But Pol Pot was a visionary. And Hitler was a visionary. Stalin, perhaps, wasn't a visionary, but he cleaved to a vision. So as I reflect on the history of my century, I feel hesitant about the notion of a sweeping vision. It's a powerful electoral and philosophical issue right now to think about how much we owe to a kind of gradualistic, ameliorist sense of politics.
You focus on the city in your poetry. Why are so many people attracted to the city right now?
Just as Americans are feeling tender and protective about the natural environment, I think we're feeling tender and protective about the neighborhood life and the downtown life that once were taken for granted. And the great romance of the city, from Baudelaire through Carol Reed, is not a romance that we can repose in. It has some of the feeling of a wounded thing as well as a very powerful thing.
What was your childhood like?
I grew up in a town—Long Branch, New Jersey—that had a very strong historical fabric going back to the 19th century. My family had been in the town for generations. My grandfather had been a well-known bootlegger and now he had a bar across the street from the police station and town hall. My other grandfather washed the windows in many of the stores. So, though you'd have to call them working-class figures in many ways, they were important figures in the town, as was my father.
My father and mother graduated from Long Branch High, as I did, my brother and sister did, and our cousins did. So I was aware of the historical context—both in the macro and in the micro sense. And I've often thought that my response to books like Faulkner's The Hamlet , Joyce's Ulysses , and One Hundred Years of Solitude [by Gabriel García Márquez] partly is determined by that sense of a town and community that self-consciously sees itself as solemn and grand.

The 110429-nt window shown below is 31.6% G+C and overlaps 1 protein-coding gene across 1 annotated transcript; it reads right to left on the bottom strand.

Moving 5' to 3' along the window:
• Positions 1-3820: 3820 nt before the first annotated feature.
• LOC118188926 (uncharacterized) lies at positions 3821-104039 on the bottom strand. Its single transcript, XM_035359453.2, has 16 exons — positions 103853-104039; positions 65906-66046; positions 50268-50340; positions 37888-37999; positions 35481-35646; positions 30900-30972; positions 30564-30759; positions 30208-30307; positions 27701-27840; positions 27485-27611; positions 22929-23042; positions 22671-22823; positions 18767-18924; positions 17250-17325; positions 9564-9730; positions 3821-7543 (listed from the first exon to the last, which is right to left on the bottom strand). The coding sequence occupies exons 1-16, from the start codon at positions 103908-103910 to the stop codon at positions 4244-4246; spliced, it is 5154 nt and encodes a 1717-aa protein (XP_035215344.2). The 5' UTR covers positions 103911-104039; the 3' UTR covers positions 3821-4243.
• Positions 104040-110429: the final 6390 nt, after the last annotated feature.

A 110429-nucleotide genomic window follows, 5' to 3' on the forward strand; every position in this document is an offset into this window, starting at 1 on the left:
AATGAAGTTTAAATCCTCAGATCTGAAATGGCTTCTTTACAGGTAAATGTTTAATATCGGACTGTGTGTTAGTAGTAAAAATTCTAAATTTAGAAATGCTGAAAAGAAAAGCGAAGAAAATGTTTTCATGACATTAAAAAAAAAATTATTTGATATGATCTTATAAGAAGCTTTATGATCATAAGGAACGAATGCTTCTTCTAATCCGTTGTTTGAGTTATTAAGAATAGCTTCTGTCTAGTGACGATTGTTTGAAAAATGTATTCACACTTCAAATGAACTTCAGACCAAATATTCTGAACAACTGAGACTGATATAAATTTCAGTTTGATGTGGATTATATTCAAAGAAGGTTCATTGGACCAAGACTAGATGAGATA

Long Branch was a largely Italian town, and there was a beautiful, expansive Italian culture of food, music, and communal life. There was a new boardwalk and a racetrack—so that flash and glamour and money came down from New York. And I'm grateful for all those things.
Did anything happen to you early on that changed or deeply molded your life?
My parents were witty people. They had good taste in clothes. They were good dancers. They were prized, and sort of like impoverished royalty. My mother listened to the opera on Saturday mornings. They were very funny as well as very terrifying in their fights or crazy spells. For five or six years, I was an adored only child of parents who felt themselves to be visibly beautiful and exciting people. I was a part of that charm. I was encouraged to be right. And I'm grateful to them for that. I think it's good for people to be adored.
Then my mother fell on her head in 1951. . . . Family life was severely crippled and fractured by that event. She had a very severe concussion. Whether for physiological or psychological reasons, for many years she suffered from vertigo and hypersensitivity to sounds and light, and she was very deeply unhappy and erratic for a long time.
There was a certain tension between my parents, a dissatisfaction. We didn't have much money—in a two-bedroom apartment, with eventually two children and a baby. It was not what my parents would have considered at all a desirable part of town. So, the scarcity of money was a part of it.
Has the fact that you grew up working class been important to your writing?
It has given me an appreciation of my good fortune. I have an acute sense of amazement that I can earn my bread by teaching poetry and by writing these things that occur to me and that I put in a certain shape or form to sound a certain way, and people pay attention to it.
Do you like being a poet, or would you rather be something else?
I like being a poet very, very much. If I could play the saxophone the way Dexter Gordon or Sonny Rollins does, I would probably rather do that. But I can't. I think the rhythms in a lot of my writing are an attempt to create that feeling of a gorgeous jazz solo that gives you more emotion and some more and coming around with some more, and it's the same but it's changed and the rhythm is very powerful, but it is also lyricism. I think I've been trying to create something like that in my writing for a long time.
Anne-Marie Cusac is managing editor of The Progressive . Excerpted from The Progressive (May 1999). Subscriptions: $32/yr. (12 issues) from Box 421, Mt. Morris, IL 61054-0421.